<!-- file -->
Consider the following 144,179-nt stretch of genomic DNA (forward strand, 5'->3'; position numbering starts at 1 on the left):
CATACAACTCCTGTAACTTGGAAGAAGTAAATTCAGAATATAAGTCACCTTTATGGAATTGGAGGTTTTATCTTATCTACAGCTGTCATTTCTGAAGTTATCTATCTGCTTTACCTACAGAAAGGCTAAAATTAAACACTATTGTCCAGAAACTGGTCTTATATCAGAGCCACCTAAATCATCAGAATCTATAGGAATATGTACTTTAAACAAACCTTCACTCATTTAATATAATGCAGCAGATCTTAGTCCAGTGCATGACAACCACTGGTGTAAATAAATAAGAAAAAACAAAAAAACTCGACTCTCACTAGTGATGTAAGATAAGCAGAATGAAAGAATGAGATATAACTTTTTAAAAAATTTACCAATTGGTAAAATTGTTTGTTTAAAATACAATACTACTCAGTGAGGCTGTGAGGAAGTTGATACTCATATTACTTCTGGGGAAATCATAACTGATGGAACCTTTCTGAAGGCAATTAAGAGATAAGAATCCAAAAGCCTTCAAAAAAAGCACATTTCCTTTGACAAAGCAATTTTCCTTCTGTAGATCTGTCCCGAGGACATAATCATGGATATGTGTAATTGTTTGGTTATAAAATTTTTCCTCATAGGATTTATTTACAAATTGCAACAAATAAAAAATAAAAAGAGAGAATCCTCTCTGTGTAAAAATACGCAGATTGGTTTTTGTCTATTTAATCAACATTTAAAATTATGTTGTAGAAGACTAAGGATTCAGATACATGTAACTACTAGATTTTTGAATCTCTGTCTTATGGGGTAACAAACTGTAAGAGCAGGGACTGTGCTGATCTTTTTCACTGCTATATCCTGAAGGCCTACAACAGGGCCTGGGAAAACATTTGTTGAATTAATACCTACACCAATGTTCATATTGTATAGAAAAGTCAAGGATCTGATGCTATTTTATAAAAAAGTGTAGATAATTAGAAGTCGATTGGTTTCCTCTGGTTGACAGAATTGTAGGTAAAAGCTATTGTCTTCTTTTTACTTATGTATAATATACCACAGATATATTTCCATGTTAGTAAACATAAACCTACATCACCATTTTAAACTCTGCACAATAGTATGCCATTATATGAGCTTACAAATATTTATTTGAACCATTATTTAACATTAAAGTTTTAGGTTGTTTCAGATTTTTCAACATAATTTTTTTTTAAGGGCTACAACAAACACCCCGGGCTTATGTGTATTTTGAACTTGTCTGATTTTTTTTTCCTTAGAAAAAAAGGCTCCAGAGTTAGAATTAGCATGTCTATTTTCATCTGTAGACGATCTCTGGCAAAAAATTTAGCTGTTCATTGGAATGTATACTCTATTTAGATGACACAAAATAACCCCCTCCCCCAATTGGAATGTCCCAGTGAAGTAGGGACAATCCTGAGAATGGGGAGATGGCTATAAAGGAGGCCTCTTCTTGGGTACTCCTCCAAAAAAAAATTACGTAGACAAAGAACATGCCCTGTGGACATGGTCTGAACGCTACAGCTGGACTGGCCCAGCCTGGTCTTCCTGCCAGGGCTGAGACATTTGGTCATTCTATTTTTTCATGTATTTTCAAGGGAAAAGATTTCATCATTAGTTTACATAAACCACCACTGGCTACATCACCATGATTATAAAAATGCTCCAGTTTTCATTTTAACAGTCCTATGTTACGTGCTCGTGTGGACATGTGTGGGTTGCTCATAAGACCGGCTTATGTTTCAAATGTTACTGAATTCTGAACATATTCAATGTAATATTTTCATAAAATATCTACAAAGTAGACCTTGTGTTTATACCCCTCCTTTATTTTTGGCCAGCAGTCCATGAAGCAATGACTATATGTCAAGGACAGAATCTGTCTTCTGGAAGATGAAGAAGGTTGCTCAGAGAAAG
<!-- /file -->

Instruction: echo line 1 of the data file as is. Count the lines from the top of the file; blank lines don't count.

Consider the following 144,179-nt stretch of genomic DNA (forward strand, 5'->3'; position numbering starts at 1 on the left):